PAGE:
The best drill to learn to pass is to do a drill in which you PASS – set – hit; the best drill to learn to set is a drill in which you pass – SET – hit; and the best drill to learn to hit is to pass – set – HIT. What this quote, attributed to former national team coach Marv Dunphy, implies is that skills are best learned within the context of the game and not as isolated entities. John Kessel, director of player development for USA Volleyball, refers to what he calls “grills” to emphasize that drills need to be game like in nature.
Developing game like/competitive drills involves trying to isolate, or place emphasis on, a particular aspect of the sport by playing a game. This can be done by manipulating one or more of the following variables:
- Dimensions of the court
- Scoring system
- Number of players used
- Setting specific rules of play
- Changing the way the drill is initiated
Note: in many cases two or more of these variables are combined: e.g., 2 vs 2 short court which changes the dimensions of the court and the number of players
Advantages of these types of drills are they:
- Develop skills within the context of the game
- Force the players to think and stay mentally engaged
- Help players learn how to execute a game plan
- Teach players to compete and find ways to win
- Allow for the development of game-like drills that do not have to involve 6 v 6 play (important for club teams that typically have less than 12 players)
- Are fun for the players because they get to play!
A possible disadvantage is that an individual player may not get enough reps in a particular skill with game play only. An ideal practice format would include individual work in the early part of practice to work on the skill(s) which will be used in the group/team drills to be played later in the practice; e.g., before playing the line hitting/digging drill described below, the coach could drill the individual action of line digging by repetitive hitting from a box to a line digger or, preferably, repetitive line hitting from a hitting line. Another important aspect to consider is the skill level of the players. For example, the players may not have the individual setting, hitting or digging skills necessary to make the game competitive or time productive. Therefore these drills must be carefully planned and adjusted to skill level.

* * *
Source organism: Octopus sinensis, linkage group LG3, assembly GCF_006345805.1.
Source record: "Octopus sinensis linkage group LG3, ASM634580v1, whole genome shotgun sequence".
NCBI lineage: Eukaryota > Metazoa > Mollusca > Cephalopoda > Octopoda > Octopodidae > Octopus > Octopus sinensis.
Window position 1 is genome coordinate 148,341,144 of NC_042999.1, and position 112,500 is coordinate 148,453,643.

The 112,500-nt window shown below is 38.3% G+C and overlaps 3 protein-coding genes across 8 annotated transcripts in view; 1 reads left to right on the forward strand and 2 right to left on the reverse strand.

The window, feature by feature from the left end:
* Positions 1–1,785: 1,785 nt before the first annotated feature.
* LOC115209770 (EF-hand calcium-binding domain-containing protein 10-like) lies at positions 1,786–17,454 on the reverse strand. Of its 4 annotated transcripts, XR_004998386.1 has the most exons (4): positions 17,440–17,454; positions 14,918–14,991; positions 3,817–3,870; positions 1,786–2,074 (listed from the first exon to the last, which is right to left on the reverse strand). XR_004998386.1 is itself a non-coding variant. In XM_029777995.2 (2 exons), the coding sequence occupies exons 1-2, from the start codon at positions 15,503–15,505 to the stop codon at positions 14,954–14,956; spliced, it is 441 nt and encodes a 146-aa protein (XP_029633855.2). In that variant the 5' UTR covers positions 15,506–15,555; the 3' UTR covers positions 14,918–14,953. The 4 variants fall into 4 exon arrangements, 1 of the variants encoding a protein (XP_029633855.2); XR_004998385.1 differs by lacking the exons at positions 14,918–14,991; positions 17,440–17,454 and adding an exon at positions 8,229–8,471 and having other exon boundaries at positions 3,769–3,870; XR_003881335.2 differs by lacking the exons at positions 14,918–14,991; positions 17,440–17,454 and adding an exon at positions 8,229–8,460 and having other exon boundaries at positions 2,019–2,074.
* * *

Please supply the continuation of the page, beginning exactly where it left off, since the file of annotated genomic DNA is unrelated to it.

Following are examples illustrating each of the variables:
1. Changing the court dimensions:
a. Use cones/poly spots/long elastic bands etc. to make a new “court” and then just play! Adjust the court size to fit the level of play; smaller areas benefit the defense while a larger area benefits the offense. a. to work on hitting and digging down the line shots. Simply mark off the line alley on both sides of the net then just play a regular game; a ball hit outside of the “line alley” is out. Play may be initiated by either chipping in a ball or start with serve and pass within the “normal” court. Play can be 4 v 4 / 5 v 5/ 6 v 6; add a middle attacker who must run slides and hit down the line; add a middle back to pick up the deep roll/tip or if your team plays a rotation defense.